Most hospital care for COVID-19 patients is reserved for those with severe symptoms. The majority of outpatients, or those who travel less than 10 miles to a healthcare facility, are evaluated by general practitioners. However, there are numerous obstacles in their way when it comes to taking care of patients with COVID-19 and other conditions. To aid general practices and speed up the process of identifying patients with severe cases, researchers developed a software tool in April of 2020 called CovidCare for the structured surveillance of high-risk home-quarantined COVID-19 patients in general practice. This research provides the qualitative findings from a process evaluation study of CovidCare that employed a combination of research approaches. Between March and May of 2021, they conducted a qualitative process evaluation study in which they surveyed users of CovidCare and conducted semi-structured interviews based on the RE-AIM framework with seven general practitioners (GPs) and 12 VERAHs (medical care assistants with special training) (reach, effectiveness, adoption, implementation, maintenance). To evaluate the efficacy of CovidCare’s application in practice, they used a deductive qualitative content analysis method based on the RE-AIM framework. When asked about their experience with CovidCare, most medical professionals said they were pleased. Facilitators for CovidCare implementation were cited, including a good orientation for the management of COVID-19 patients, especially due to a high level of uncertainty at the beginning of the pandemic; the possibility to gain new knowledge; and the structured data collection. In addition, GPs’ workloads were lightened thanks to CovidCare, while some VERAHs reported increased activity because they were responsible for so much of the system’s administration. CovidCare, on the other hand, increased the VERAHs’ sense of accomplishment because their patients gave them mostly positive feedback and felt better prepared to deal with their disease. It was determined that familiarity with the program and its ease of use in daily life were major factors in its adoption. Major obstacles include a lack of time and available personnel. Participants proposed a more limited version of CovidCare, the expansion of inclusion criteria, and a patient self-management app as ways to enhance the program. General practitioners and VERAHs found value in the COVID-19 surveillance and care tool for high-risk COVID-19 patients. With the potential to strengthen the primary care system, remote health care tools like CovidCare are a viable way to keep comprehensive and continuous health care running in the event of a pandemic.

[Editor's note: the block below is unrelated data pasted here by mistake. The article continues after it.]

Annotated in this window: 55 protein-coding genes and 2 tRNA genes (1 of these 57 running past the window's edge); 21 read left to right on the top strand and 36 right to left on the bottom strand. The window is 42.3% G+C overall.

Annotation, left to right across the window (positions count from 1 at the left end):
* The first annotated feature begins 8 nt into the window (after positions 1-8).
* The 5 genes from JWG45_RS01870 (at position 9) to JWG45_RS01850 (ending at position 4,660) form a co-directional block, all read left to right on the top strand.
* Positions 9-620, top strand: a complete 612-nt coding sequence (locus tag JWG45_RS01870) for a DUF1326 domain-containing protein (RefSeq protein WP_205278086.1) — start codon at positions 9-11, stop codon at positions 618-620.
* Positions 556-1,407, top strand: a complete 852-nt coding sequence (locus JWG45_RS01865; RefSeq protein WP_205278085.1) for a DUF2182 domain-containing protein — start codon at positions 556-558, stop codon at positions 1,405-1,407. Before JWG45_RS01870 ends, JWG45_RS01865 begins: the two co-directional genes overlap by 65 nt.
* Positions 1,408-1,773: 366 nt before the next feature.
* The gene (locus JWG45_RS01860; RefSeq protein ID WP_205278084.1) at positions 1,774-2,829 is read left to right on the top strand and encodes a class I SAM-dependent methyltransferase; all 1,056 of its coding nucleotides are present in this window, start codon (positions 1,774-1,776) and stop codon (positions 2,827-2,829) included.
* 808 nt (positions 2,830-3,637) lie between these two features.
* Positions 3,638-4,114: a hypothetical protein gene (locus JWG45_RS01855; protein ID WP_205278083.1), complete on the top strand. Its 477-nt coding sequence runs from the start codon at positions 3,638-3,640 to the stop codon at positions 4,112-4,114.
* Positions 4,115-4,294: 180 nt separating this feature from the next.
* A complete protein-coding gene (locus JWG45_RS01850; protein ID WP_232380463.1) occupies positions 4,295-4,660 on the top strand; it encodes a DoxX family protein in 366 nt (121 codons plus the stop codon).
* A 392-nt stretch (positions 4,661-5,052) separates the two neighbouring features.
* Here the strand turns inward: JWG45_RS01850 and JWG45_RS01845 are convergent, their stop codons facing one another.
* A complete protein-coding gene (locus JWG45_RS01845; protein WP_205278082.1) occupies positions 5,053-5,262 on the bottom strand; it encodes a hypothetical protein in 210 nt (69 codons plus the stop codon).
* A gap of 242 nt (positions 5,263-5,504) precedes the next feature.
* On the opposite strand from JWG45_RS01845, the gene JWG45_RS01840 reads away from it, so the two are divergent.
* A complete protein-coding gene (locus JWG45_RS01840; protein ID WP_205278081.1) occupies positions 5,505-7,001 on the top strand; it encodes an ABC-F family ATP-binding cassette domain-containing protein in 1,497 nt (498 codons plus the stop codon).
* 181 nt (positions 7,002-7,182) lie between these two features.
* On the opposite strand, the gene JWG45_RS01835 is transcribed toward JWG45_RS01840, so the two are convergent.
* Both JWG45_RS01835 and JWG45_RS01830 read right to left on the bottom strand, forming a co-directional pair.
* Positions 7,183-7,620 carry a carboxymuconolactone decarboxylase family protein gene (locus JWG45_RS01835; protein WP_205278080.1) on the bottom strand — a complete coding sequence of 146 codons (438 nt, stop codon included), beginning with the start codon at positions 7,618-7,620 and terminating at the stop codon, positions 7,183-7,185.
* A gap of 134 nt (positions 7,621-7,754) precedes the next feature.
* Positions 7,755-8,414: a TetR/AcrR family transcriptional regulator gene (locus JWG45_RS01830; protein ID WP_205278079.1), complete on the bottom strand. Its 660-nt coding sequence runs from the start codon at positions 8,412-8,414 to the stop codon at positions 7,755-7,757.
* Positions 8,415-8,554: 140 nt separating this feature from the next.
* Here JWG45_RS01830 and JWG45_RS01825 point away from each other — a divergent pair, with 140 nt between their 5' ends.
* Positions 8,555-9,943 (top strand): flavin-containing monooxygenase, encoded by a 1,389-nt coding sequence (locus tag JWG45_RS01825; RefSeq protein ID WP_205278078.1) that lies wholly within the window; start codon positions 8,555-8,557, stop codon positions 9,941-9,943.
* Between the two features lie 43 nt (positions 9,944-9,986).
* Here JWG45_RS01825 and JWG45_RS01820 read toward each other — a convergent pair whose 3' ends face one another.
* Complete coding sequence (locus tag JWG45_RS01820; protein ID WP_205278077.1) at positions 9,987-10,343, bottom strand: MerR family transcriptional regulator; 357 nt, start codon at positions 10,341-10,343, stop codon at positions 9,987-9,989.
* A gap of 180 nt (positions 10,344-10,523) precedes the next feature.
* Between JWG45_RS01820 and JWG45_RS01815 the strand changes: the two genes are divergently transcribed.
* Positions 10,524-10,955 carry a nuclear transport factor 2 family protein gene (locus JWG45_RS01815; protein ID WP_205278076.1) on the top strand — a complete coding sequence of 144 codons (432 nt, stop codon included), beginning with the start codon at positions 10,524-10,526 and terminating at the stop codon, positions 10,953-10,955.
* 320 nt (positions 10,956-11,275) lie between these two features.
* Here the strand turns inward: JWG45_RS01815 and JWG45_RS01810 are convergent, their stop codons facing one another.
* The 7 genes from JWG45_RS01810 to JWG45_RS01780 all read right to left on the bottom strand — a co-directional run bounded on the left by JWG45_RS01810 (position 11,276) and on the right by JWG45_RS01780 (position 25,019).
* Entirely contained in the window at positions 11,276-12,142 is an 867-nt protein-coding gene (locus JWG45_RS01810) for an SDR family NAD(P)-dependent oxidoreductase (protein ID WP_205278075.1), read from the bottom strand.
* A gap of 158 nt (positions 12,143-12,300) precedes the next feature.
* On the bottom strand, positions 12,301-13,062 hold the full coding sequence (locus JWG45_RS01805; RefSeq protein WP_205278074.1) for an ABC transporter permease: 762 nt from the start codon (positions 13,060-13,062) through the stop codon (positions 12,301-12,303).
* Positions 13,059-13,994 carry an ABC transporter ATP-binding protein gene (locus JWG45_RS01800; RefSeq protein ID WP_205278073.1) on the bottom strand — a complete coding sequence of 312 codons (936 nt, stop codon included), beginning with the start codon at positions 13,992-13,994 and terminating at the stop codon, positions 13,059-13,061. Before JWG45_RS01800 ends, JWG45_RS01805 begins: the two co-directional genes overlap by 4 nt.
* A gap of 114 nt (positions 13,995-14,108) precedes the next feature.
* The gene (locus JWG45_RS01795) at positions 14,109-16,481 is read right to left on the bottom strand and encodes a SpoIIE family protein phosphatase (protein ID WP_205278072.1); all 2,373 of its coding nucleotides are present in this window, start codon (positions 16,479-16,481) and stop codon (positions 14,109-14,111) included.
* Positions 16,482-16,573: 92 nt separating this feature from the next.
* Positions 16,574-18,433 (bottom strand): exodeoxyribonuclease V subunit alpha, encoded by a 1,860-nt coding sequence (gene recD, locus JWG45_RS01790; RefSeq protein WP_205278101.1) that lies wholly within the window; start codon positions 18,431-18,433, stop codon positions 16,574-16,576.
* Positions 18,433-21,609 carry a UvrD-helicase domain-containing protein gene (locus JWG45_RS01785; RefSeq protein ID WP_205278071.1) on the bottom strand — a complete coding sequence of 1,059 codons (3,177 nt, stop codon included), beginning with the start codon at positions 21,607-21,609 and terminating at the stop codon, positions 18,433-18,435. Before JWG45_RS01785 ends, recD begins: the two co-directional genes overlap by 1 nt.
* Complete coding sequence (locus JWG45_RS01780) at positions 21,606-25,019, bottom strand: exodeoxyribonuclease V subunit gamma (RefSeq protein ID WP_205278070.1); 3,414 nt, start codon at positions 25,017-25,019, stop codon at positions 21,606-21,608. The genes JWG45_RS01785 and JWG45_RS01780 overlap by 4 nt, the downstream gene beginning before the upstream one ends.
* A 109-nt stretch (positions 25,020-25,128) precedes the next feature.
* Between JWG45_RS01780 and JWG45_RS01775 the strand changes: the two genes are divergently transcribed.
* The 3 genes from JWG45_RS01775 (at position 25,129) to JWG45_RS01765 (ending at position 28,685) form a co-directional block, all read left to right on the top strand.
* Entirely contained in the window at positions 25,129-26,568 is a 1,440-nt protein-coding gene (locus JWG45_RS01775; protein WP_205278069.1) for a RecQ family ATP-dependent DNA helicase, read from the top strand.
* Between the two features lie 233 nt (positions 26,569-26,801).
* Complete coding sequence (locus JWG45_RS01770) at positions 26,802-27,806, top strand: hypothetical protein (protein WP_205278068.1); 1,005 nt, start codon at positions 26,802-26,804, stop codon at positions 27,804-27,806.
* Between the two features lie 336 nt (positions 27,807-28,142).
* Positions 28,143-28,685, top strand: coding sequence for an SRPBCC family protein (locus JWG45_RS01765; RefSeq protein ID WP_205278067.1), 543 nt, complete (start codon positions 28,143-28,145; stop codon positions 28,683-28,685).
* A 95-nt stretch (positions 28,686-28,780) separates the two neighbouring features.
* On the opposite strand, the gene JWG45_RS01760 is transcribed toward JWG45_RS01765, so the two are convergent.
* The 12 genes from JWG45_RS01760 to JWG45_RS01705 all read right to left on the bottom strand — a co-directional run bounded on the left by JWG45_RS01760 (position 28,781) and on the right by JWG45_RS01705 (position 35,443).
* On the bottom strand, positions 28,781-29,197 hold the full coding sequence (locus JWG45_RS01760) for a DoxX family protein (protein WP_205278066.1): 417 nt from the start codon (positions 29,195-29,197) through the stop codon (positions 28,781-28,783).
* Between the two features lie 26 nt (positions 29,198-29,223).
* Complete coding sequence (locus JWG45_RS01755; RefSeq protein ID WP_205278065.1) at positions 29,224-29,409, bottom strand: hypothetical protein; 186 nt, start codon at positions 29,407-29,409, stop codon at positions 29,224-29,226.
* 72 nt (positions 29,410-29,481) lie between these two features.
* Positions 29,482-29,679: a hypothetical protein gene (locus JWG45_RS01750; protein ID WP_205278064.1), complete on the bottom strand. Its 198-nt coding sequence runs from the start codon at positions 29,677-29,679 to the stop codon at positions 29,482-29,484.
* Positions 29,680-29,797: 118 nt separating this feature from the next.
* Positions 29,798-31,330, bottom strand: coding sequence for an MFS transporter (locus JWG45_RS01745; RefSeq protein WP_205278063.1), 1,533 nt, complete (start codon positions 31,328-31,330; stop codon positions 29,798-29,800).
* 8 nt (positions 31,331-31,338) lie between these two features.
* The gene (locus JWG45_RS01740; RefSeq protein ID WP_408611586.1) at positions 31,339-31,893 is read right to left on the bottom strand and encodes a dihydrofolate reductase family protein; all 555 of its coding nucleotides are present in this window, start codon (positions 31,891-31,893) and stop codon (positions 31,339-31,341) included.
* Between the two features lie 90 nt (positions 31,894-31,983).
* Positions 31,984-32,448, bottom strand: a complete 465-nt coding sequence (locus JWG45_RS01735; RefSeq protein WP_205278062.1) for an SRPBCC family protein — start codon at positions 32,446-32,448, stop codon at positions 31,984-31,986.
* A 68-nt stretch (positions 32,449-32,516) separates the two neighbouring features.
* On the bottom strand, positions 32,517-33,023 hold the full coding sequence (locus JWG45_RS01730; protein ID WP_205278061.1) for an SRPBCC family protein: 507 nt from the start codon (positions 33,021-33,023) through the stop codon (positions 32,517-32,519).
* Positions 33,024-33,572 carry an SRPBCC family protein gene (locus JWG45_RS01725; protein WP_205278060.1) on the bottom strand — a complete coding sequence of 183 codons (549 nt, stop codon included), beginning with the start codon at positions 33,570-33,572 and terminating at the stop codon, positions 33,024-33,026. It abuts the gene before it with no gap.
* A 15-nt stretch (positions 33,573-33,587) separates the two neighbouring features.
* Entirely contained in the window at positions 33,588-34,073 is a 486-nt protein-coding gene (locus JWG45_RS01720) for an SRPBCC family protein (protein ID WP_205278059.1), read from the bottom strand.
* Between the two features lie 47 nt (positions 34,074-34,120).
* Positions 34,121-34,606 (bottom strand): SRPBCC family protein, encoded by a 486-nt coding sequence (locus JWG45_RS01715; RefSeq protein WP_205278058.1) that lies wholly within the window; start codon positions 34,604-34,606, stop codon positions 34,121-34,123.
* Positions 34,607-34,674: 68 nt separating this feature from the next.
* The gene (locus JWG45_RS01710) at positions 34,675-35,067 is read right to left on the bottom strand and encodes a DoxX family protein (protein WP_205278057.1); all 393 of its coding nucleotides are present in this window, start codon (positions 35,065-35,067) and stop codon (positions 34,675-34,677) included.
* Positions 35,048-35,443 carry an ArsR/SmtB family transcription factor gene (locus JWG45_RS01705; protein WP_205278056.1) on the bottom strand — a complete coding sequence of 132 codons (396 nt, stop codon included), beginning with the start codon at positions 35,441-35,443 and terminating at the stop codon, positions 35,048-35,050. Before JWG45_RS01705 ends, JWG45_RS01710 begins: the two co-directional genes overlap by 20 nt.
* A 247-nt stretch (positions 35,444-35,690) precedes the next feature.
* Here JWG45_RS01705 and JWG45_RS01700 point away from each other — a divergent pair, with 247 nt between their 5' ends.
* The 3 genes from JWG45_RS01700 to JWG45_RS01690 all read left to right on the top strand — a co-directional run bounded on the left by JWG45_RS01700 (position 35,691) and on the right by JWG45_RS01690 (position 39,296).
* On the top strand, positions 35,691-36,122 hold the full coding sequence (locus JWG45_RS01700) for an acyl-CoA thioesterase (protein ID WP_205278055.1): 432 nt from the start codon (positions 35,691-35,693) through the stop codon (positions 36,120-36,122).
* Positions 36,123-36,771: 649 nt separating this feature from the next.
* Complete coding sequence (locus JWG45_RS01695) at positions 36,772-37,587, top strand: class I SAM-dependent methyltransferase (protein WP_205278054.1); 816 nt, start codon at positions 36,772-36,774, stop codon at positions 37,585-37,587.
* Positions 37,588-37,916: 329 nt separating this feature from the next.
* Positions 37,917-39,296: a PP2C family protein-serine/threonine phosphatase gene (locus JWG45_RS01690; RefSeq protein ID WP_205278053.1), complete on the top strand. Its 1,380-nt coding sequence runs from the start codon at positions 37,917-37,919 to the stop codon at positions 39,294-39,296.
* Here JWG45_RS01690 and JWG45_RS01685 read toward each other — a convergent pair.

Source: bmcprimcare.biomedcentral.com/articles/10.1186/s12875-022-01863-z